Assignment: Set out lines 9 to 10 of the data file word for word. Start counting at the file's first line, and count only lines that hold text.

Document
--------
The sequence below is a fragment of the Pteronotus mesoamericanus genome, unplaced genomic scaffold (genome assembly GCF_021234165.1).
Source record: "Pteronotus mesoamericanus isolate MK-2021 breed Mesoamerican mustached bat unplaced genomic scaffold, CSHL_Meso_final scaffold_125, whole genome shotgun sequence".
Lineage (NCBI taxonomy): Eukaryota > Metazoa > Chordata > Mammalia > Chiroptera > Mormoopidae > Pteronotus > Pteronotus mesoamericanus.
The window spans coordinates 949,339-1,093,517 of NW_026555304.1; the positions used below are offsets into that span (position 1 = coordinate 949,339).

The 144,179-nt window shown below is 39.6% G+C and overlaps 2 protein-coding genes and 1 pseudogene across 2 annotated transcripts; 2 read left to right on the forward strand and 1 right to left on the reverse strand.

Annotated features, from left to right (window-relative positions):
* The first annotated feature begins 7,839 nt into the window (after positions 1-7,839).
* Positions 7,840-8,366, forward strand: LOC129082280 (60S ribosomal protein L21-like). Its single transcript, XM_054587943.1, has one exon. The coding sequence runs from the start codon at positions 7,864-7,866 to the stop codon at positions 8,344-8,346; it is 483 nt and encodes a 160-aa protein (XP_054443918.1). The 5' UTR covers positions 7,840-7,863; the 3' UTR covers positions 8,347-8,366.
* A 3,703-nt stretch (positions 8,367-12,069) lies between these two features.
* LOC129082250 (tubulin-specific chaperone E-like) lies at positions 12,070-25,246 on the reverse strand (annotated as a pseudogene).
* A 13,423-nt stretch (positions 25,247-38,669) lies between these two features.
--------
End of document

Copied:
* A 3,703-nt stretch (positions 8,367-12,069) lies between these two features.
* LOC129082250 (tubulin-specific chaperone E-like) lies at positions 12,070-25,246 on the reverse strand (annotated as a pseudogene).